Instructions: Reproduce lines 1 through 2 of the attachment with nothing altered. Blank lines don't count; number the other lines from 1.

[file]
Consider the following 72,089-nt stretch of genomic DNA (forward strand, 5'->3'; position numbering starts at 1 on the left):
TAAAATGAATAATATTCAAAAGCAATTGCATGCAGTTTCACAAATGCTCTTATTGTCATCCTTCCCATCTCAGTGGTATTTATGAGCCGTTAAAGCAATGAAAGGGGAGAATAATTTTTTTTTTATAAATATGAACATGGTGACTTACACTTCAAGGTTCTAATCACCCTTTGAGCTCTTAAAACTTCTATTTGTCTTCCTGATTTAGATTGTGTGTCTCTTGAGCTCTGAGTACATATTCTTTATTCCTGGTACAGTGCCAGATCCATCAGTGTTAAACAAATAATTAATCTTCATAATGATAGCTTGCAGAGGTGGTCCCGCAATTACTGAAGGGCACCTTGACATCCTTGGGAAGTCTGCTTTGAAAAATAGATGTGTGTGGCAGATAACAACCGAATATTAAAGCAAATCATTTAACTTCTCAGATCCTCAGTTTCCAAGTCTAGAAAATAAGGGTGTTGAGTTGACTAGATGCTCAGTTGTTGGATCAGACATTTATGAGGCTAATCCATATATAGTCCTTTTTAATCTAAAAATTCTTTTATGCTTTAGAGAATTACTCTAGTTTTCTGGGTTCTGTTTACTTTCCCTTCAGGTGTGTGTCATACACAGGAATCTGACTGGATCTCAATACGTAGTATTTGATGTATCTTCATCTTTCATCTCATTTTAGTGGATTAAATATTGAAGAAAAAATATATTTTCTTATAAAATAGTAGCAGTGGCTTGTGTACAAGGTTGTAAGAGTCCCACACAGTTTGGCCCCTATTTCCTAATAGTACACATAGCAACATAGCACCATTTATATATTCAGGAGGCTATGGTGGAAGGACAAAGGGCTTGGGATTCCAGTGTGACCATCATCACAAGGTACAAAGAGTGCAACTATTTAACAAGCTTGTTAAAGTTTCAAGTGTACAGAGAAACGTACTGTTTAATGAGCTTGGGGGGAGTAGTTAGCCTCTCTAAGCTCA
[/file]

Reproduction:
Consider the following 72,089-nt stretch of genomic DNA (forward strand, 5'->3'; position numbering starts at 1 on the left):
TAAAATGAATAATATTCAAAAGCAATTGCATGCAGTTTCACAAATGCTCTTATTGTCATCCTTCCCATCTCAGTGGTATTTATGAGCCGTTAAAGCAATGAAAGGGGAGAATAATTTTTTTTTTATAAATATGAACATGGTGACTTACACTTCAAGGTTCTAATCACCCTTTGAGCTCTTAAAACTTCTATTTGTCTTCCTGATTTAGATTGTGTGTCTCTTGAGCTCTGAGTACATATTCTTTATTCCTGGTACAGTGCCAGATCCATCAGTGTTAAACAAATAATTAATCTTCATAATGATAGCTTGCAGAGGTGGTCCCGCAATTACTGAAGGGCACCTTGACATCCTTGGGAAGTCTGCTTTGAAAAATAGATGTGTGTGGCAGATAACAACCGAATATTAAAGCAAATCATTTAACTTCTCAGATCCTCAGTTTCCAAGTCTAGAAAATAAGGGTGTTGAGTTGACTAGATGCTCAGTTGTTGGATCAGACATTTATGAGGCTAATCCATATATAGTCCTTTTTAATCTAAAAATTCTTTTATGCTTTAGAGAATTACTCTAGTTTTCTGGGTTCTGTTTACTTTCCCTTCAGGTGTGTGTCATACACAGGAATCTGACTGGATCTCAATACGTAGTATTTGATGTATCTTCATCTTTCATCTCATTTTAGTGGATTAAATATTGAAGAAAAAATATATTTTCTTATAAAATAGTAGCAGTGGCTTGTGTACAAGGTTGTAAGAGTCCCACACAGTTTGGCCCCTATTTCCTAATAGTACACATAGCAACATAGCACCATTTATATATTCAGGAGGCTATGGTGGAAGGACAAAGGGCTTGGGATTCCAGTGTGACCATCATCACAAGGTACAAAGAGTGCAACTATTTAACAAGCTTGTTAAAGTTTCAAGTGTACAGAGAAACGTACTGTTTAATGAGCTTGGGGGGAGTAGTTAGCCTCTCTAAGCTCA